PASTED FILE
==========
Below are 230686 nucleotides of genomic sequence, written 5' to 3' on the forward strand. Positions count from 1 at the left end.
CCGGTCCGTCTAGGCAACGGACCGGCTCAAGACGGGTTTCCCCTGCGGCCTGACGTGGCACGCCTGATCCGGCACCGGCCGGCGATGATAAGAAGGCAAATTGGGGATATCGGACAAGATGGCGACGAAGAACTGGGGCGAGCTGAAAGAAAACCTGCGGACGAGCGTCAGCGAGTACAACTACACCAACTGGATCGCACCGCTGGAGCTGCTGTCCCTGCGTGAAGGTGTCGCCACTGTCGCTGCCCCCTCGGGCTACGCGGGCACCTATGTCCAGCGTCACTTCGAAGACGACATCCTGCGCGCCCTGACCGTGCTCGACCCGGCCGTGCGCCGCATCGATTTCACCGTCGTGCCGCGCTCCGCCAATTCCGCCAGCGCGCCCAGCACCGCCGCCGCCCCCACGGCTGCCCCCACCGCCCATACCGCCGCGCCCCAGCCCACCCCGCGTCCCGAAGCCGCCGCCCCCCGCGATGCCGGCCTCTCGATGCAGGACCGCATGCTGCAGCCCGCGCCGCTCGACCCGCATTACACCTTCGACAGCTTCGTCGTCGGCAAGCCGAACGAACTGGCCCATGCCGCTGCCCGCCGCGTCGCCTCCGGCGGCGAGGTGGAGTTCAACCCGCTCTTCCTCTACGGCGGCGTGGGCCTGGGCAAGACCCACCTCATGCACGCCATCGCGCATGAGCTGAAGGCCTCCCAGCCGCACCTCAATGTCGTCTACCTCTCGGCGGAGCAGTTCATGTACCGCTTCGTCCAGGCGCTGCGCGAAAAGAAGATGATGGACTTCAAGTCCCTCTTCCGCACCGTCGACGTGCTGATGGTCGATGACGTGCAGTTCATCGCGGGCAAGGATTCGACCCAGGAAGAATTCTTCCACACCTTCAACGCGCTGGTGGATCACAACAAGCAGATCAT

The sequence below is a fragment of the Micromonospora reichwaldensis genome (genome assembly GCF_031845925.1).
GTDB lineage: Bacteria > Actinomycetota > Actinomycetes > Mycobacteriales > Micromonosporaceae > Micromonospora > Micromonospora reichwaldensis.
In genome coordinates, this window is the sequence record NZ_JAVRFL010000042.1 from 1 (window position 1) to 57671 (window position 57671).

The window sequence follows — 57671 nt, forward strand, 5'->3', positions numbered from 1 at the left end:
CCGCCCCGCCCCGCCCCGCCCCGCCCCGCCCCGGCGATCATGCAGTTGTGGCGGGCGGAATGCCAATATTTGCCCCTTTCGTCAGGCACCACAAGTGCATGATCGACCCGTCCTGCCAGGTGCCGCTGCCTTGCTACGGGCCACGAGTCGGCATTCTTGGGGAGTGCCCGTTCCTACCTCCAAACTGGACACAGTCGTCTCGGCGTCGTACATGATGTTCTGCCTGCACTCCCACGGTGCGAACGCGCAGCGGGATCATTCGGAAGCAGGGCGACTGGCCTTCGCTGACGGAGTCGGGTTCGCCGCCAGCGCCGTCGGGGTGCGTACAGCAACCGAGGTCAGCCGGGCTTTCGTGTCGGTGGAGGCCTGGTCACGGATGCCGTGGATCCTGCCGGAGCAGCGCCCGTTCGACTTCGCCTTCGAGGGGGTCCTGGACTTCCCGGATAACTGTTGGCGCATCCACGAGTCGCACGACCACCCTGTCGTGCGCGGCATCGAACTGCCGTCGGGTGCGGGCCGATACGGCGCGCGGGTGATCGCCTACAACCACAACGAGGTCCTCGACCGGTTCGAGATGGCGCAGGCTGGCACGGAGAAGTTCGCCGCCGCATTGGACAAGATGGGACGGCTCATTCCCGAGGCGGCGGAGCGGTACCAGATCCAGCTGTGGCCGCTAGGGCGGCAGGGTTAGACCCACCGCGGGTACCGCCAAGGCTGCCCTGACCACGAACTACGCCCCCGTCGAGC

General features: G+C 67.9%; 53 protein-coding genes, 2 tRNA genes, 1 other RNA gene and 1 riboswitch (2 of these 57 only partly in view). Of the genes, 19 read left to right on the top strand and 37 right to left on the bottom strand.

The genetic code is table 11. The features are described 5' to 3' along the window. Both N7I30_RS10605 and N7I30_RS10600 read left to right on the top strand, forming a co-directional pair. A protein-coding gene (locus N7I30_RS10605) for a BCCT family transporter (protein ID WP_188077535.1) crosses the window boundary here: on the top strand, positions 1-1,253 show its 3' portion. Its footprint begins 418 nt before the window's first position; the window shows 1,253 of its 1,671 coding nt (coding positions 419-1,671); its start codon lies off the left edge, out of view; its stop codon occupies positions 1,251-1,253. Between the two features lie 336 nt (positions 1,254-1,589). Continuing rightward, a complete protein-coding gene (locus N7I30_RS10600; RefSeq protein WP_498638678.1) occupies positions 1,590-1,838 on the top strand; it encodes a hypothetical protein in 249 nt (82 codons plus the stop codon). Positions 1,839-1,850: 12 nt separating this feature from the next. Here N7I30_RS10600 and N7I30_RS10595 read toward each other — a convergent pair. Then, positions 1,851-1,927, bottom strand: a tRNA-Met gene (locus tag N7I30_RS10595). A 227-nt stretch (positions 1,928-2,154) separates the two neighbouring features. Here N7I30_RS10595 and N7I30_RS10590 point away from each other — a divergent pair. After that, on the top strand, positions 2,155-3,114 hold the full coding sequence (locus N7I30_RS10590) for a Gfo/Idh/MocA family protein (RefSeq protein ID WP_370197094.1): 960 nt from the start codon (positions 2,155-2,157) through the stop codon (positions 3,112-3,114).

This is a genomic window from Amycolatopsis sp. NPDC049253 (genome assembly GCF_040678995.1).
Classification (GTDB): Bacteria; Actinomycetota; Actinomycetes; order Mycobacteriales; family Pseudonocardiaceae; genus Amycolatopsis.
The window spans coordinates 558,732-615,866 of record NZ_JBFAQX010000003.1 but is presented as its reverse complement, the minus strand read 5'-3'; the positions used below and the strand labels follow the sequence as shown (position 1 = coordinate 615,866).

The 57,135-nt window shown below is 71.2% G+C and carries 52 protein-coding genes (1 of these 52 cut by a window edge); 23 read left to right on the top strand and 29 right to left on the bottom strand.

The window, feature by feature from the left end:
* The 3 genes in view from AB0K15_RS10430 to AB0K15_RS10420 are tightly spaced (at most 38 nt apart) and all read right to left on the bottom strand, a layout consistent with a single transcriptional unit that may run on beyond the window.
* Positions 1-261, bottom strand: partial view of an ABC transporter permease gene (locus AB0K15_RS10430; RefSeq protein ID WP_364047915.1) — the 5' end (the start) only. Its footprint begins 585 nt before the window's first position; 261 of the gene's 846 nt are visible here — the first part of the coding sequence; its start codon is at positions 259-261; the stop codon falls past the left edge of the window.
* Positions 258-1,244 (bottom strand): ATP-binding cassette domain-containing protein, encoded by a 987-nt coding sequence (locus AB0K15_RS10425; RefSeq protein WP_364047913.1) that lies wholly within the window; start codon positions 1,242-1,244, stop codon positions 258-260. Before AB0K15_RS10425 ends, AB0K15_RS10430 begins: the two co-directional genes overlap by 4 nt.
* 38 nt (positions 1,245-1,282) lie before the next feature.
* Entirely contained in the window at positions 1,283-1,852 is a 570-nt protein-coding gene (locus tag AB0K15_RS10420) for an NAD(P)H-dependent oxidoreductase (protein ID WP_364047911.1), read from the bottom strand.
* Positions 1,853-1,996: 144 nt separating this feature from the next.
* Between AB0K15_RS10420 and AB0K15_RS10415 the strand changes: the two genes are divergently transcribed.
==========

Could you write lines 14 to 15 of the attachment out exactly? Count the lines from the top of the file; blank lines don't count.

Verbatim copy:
The window, feature by feature from the left end:
* The 3 genes in view from AB0K15_RS10430 to AB0K15_RS10420 are tightly spaced (at most 38 nt apart) and all read right to left on the bottom strand, a layout consistent with a single transcriptional unit that may run on beyond the window.